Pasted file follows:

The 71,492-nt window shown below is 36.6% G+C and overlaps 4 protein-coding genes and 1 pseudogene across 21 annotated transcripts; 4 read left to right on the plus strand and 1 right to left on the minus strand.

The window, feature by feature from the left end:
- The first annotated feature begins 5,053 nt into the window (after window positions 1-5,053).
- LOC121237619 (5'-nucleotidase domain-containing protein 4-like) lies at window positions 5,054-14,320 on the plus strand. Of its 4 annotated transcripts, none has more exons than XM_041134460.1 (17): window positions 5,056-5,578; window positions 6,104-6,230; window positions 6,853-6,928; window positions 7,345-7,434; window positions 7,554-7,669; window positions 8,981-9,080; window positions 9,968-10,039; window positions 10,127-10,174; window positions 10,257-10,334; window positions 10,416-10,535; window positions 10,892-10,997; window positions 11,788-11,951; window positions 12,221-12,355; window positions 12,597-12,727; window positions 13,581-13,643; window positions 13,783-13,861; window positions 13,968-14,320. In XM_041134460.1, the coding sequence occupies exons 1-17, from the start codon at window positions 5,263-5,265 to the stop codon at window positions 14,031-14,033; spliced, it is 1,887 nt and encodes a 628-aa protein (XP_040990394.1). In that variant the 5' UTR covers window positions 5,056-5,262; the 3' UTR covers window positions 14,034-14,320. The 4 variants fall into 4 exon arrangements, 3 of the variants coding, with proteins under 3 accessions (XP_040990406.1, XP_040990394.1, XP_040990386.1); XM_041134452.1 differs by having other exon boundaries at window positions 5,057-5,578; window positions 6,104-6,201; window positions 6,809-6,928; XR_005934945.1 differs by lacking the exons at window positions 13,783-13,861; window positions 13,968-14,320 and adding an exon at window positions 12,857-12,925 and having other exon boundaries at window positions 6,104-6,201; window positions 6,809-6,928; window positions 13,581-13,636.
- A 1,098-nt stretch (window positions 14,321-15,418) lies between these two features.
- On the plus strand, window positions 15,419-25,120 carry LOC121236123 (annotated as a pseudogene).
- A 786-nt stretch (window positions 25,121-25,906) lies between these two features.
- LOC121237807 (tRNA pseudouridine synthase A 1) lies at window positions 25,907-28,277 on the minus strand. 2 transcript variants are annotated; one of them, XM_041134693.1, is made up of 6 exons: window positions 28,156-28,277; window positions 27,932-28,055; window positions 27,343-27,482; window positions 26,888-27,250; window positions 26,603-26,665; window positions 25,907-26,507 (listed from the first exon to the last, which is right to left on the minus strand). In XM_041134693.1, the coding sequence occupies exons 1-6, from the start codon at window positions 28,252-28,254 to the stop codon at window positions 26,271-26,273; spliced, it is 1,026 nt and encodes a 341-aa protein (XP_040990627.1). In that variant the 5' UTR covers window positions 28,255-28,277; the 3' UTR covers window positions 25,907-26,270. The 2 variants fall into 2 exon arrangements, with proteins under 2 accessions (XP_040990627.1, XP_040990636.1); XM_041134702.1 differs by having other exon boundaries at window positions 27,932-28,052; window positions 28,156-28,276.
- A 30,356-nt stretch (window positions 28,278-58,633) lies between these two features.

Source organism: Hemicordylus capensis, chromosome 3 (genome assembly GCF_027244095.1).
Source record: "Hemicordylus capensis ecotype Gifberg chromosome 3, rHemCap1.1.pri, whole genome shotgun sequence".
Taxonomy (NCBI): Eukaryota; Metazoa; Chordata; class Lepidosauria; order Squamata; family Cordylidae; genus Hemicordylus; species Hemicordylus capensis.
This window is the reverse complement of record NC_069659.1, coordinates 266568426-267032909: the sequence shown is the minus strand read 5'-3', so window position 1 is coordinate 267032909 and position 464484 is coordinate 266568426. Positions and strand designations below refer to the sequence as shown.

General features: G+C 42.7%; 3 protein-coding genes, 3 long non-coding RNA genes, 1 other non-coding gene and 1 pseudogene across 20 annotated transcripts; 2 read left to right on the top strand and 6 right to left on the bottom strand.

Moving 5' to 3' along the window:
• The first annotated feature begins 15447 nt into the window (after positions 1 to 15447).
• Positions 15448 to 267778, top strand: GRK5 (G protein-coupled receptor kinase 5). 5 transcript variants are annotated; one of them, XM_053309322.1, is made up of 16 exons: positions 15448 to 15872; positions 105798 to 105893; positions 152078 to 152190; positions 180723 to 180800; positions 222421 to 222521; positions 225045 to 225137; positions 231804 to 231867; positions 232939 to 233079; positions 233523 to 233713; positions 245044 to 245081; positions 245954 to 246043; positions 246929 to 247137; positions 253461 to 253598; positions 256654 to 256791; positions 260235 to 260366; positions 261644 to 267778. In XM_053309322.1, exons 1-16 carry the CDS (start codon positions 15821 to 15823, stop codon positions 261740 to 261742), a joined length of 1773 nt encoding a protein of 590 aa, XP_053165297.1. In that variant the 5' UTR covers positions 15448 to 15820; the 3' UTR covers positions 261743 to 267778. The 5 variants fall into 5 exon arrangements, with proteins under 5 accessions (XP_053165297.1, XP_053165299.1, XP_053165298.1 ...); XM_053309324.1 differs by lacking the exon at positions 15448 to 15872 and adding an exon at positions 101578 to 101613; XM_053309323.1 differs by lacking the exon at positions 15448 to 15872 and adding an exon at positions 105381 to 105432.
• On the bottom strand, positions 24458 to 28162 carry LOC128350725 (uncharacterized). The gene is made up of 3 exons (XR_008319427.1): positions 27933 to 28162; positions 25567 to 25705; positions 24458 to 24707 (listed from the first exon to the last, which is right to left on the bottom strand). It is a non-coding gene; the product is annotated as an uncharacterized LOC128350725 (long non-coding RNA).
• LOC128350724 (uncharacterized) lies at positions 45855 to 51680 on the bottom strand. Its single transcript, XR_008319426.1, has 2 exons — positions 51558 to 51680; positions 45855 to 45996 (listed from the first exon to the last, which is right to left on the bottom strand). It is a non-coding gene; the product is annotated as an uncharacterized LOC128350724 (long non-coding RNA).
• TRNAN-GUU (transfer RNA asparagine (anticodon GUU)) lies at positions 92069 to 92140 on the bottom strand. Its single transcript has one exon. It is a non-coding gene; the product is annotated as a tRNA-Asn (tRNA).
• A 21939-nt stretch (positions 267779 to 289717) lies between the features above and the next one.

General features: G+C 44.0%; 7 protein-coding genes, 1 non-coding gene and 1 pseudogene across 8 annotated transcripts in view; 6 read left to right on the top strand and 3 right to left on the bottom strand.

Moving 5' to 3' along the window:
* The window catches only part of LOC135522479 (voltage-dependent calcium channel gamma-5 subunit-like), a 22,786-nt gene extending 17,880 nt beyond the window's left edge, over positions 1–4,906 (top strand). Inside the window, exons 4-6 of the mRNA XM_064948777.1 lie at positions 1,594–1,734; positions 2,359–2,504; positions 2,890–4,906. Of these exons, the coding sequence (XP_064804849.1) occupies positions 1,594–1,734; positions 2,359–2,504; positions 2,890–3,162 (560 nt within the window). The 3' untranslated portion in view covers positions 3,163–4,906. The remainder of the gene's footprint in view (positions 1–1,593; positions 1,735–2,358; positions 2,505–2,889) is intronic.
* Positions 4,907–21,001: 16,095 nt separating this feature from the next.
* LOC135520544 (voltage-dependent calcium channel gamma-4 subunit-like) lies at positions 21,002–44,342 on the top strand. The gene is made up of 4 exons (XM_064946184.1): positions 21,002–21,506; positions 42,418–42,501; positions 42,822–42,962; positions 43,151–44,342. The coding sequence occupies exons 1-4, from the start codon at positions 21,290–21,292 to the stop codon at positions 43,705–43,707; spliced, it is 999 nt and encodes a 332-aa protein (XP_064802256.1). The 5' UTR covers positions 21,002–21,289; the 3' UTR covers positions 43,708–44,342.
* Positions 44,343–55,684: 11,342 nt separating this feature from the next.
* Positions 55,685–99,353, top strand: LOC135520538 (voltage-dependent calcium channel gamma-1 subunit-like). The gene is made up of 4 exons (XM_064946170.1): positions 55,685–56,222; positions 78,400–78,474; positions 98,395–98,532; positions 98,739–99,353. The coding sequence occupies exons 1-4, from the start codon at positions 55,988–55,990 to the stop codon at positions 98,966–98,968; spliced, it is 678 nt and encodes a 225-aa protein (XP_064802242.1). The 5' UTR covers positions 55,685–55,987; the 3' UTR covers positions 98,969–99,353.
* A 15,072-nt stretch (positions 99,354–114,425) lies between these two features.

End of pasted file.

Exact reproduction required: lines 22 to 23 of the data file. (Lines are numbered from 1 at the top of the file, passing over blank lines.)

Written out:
General features: G+C 44.0%; 7 protein-coding genes, 1 non-coding gene and 1 pseudogene across 8 annotated transcripts in view; 6 read left to right on the top strand and 3 right to left on the bottom strand.

Moving 5' to 3' along the window: